Large increase in stimulant use for ADHD in Australia: new study
Posted 27/01/2011 by Luke Buckmaster
A new study has shown that between 2002 and 2009, dispensing of stimulant medication in Australia—the majority of which is thought to be for the treatment of Attention Deficit Hyperactivity Disorder (ADHD)—has increased considerably.
The study, Australian national trends in stimulant dispensing: 2002-09
, published in the Early Online edition of the Australian and New Zealand Journal of Psychiatry
(ANZJP), used data from the Department of Health and Ageing to report trends in dispensed stimulant prescriptions between 2002 and 2009 by gender and age.
The drugs examined were dexamphetamine, methylphenidate (brand names: Ritalin and Concerta) and modafinil (brand name: Modavigil).
According to the study, between 2002 and 2009:
- there was an 87 per cent increase in stimulant dispensing in Australia
- dexamphetamine remained the most commonly dispensed stimulant, though prescriptions fell by 13 per cent
- the increase in stimulant dispensing was attributable to a 300 per cent increase in dispensed methylphenidate following inclusion of the short-acting preparations on the Pharmaceutical Benefits Scheme (PBS) from 2005 and longer acting preparations from 2007
- dispensing of stimulant prescriptions peaked at 10-14 years of age
- the use of stimulants was approximately five times greater in men than in women, although the Australian rate of prevalence of ADHD is 2.45 times greater in men than women.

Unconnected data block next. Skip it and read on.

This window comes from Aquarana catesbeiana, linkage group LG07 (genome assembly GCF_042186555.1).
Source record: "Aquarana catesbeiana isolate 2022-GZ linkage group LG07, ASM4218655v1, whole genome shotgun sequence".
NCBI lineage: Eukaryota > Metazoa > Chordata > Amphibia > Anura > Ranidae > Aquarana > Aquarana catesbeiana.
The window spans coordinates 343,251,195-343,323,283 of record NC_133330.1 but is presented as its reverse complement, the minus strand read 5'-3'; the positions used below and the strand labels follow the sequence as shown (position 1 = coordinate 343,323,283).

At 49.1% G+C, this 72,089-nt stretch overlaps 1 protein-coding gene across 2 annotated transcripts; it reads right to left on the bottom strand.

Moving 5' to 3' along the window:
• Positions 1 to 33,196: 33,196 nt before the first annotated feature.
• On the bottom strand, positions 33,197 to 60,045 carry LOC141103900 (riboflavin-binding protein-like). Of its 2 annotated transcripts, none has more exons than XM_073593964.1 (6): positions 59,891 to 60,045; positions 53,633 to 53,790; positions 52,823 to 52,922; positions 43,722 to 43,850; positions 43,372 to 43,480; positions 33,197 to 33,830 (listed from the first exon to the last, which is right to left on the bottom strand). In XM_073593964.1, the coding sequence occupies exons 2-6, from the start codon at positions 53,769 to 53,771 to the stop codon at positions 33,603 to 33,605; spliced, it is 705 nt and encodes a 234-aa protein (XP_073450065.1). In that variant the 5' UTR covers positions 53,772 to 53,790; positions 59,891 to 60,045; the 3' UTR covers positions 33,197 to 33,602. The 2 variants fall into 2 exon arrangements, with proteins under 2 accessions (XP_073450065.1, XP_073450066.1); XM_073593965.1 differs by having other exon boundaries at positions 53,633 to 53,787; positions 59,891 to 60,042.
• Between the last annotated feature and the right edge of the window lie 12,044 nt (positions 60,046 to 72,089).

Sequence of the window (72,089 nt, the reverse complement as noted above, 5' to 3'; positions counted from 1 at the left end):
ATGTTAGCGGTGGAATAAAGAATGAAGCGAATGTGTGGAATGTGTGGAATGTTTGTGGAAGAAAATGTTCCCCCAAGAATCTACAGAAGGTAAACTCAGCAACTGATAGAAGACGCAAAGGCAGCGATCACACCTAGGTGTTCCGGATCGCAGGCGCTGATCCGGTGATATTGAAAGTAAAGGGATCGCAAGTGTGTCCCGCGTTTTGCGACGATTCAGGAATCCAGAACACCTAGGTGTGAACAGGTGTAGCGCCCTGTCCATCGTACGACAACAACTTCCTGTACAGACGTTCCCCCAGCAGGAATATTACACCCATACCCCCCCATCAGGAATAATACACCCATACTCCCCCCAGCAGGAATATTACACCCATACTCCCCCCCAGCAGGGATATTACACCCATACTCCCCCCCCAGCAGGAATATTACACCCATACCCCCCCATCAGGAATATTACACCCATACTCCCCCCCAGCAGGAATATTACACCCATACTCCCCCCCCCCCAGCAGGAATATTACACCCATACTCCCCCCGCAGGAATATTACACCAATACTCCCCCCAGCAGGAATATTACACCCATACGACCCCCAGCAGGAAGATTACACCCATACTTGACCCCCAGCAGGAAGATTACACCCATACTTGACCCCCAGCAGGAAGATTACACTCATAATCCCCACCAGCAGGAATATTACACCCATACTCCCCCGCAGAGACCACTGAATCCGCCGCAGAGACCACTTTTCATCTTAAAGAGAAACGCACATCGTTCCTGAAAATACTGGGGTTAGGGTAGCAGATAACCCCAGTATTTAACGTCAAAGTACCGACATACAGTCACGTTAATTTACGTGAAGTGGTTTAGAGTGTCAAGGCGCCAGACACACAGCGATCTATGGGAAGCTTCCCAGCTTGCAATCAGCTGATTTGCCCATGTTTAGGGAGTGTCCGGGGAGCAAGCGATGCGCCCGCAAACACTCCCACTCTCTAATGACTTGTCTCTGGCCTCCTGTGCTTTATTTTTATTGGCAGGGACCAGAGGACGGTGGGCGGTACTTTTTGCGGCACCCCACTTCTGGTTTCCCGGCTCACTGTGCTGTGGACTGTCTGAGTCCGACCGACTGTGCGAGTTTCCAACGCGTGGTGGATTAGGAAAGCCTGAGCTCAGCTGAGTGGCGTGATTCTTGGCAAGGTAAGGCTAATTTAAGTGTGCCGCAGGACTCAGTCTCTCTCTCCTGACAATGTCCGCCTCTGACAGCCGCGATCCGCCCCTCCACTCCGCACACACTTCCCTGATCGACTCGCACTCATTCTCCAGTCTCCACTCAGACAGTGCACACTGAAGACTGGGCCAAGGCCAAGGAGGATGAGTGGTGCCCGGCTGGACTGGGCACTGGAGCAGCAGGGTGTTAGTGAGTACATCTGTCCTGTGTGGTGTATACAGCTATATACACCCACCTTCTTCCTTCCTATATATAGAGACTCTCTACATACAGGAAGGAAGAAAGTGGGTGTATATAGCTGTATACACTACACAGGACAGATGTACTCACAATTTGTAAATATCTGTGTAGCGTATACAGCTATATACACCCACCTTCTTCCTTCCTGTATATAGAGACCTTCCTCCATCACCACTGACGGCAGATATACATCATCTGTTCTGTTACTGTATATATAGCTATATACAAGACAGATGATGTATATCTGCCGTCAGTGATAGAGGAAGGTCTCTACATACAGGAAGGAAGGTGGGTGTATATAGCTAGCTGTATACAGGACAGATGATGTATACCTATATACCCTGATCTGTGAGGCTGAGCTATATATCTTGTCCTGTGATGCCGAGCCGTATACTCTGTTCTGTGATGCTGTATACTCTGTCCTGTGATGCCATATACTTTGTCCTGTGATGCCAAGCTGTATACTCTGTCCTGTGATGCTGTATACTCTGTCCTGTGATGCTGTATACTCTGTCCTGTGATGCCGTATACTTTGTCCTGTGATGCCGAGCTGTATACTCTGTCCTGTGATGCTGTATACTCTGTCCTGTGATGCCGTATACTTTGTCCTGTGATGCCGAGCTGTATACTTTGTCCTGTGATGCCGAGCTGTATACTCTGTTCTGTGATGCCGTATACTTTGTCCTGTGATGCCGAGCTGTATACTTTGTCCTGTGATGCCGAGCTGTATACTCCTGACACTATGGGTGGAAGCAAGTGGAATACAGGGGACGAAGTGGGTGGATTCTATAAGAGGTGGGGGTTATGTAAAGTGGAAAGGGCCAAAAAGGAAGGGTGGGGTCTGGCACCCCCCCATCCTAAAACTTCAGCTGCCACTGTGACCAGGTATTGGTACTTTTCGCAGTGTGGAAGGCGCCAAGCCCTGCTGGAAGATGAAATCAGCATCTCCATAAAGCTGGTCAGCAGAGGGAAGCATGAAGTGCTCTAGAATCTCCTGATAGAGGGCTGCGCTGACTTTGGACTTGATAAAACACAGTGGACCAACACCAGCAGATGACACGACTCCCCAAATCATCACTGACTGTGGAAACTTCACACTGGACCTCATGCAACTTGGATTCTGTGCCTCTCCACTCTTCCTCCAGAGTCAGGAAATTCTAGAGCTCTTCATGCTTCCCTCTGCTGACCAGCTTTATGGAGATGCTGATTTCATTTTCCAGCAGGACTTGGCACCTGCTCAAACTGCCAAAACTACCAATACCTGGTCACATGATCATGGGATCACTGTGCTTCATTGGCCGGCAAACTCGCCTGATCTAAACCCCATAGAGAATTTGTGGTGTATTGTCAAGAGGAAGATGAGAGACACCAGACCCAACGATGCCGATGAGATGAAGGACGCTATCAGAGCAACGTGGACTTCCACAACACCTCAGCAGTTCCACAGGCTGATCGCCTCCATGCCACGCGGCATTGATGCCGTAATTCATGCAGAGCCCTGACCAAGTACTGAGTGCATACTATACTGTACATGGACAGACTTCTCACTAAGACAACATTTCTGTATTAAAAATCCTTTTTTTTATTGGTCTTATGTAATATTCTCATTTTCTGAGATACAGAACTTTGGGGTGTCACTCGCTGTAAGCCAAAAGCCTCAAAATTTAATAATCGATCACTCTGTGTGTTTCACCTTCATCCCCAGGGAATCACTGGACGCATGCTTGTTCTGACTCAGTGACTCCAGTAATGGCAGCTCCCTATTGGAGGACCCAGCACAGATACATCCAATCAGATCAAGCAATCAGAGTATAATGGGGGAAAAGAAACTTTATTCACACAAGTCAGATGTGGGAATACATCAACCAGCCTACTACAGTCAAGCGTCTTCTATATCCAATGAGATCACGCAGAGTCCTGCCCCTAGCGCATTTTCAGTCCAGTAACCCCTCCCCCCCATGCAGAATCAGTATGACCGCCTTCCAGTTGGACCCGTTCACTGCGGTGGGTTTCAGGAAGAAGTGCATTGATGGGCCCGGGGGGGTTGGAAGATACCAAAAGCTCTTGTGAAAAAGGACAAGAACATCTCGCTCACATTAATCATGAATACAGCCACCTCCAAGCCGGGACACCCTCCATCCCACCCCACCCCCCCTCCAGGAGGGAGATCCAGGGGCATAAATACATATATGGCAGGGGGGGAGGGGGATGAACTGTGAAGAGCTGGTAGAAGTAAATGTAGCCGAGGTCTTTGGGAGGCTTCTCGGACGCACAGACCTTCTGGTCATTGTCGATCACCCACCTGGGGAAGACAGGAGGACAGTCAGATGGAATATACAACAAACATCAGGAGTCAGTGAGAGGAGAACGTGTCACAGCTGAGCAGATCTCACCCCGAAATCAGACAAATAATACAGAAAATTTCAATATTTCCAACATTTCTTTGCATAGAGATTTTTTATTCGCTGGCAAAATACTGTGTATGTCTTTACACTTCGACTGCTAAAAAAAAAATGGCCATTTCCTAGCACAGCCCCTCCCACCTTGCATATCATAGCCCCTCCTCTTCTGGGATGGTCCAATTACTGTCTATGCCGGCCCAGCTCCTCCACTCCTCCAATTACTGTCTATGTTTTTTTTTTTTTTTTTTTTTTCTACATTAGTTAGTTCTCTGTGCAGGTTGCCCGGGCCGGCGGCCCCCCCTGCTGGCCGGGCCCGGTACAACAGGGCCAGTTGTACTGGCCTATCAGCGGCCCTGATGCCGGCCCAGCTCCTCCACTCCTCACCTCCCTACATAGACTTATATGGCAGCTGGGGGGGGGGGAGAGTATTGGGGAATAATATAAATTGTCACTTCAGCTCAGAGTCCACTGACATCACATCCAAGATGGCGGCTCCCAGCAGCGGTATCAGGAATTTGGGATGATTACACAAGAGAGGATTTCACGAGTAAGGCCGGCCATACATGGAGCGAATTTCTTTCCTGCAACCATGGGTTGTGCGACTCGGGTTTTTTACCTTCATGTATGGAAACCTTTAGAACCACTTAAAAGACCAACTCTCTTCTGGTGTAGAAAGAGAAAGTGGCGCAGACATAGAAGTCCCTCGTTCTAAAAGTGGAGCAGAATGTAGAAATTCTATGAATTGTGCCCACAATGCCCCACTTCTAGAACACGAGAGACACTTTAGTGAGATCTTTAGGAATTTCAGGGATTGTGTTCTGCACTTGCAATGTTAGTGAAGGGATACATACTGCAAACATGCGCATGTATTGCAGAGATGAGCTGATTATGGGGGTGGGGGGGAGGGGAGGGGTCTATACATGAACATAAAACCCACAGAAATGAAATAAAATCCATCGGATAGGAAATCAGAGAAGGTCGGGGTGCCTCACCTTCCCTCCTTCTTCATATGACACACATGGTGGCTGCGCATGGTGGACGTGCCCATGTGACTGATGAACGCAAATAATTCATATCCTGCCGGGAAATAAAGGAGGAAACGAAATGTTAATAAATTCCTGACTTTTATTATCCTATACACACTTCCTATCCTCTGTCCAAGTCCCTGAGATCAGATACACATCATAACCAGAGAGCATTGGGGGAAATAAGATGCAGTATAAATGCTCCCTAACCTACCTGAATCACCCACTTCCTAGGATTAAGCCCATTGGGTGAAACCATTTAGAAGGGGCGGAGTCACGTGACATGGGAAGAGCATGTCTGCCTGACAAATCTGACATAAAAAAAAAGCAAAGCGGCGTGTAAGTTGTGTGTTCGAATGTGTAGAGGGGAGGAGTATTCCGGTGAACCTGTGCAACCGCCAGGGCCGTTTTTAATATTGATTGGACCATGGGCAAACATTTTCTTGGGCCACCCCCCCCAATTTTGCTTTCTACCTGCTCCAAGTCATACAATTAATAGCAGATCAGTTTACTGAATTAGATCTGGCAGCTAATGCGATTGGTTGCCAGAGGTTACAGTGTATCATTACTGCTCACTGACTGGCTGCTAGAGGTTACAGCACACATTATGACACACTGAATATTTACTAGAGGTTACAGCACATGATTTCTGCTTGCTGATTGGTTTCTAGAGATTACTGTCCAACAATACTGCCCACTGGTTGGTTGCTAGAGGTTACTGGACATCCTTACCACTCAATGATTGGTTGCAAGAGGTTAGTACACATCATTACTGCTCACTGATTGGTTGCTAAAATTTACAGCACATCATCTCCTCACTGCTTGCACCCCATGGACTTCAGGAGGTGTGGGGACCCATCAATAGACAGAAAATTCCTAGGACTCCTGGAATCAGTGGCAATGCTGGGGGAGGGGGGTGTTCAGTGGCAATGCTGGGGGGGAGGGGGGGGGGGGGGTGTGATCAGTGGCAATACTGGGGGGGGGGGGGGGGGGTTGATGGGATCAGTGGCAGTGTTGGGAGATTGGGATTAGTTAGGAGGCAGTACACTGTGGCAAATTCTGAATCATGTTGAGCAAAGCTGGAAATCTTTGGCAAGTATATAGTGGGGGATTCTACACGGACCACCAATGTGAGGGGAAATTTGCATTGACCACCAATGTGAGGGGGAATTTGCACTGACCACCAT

In seeking to explain the 300 per cent increase in methylphenidate dispensing, the authors note that:
Although the most likely explanation for the increase ... was government subsidy [through the PBS], increased prescribing for stimulants has also been reported in North America and Europe. We conjecture that this may be due to a number of factors including studies showing the effectiveness of stimulants for ADHD treatment, increased public awareness of ADHD, societal changes (for example children living in smaller housing, greater expectations of children to remain at school) and the influence of marketing by pharmaceutical companies.
The authors also hypothesise that the peaking of stimulant prescription at 10-14 years of age reflects changing expectations placed upon children at school, arguing that the increase coincided with ‘increasing cognitive demands in the school environment and increasing expectations from parents, teachers and perhaps the students themselves’.
A point worth highlighting is that increases in dispensing of stimulants have tended to be greater in some Australian jurisdictions than in others. As the authors note, studies have reported increased use of stimulants in children and in adults in Western Australia (WA) and New South Wales (NSW), while other states such as South Australia have shown no consistent change.
In a 2004 Parliamentary Library study
, I examined the differences between Federal electorates in dispensing of dexamphetamine through the PBS and found considerable variation both across and within jurisdictions, with WA electorates accounting for the top 14 electorates for prescription of ADHD medication in Australia. I also found that the number of PBS dexamphetamine prescriptions in Western Australia in 2003 was around three and a half times higher per 1000 population than the Australian average and more than 12 times higher than the jurisdiction with the lowest number of prescriptions, the Northern Territory.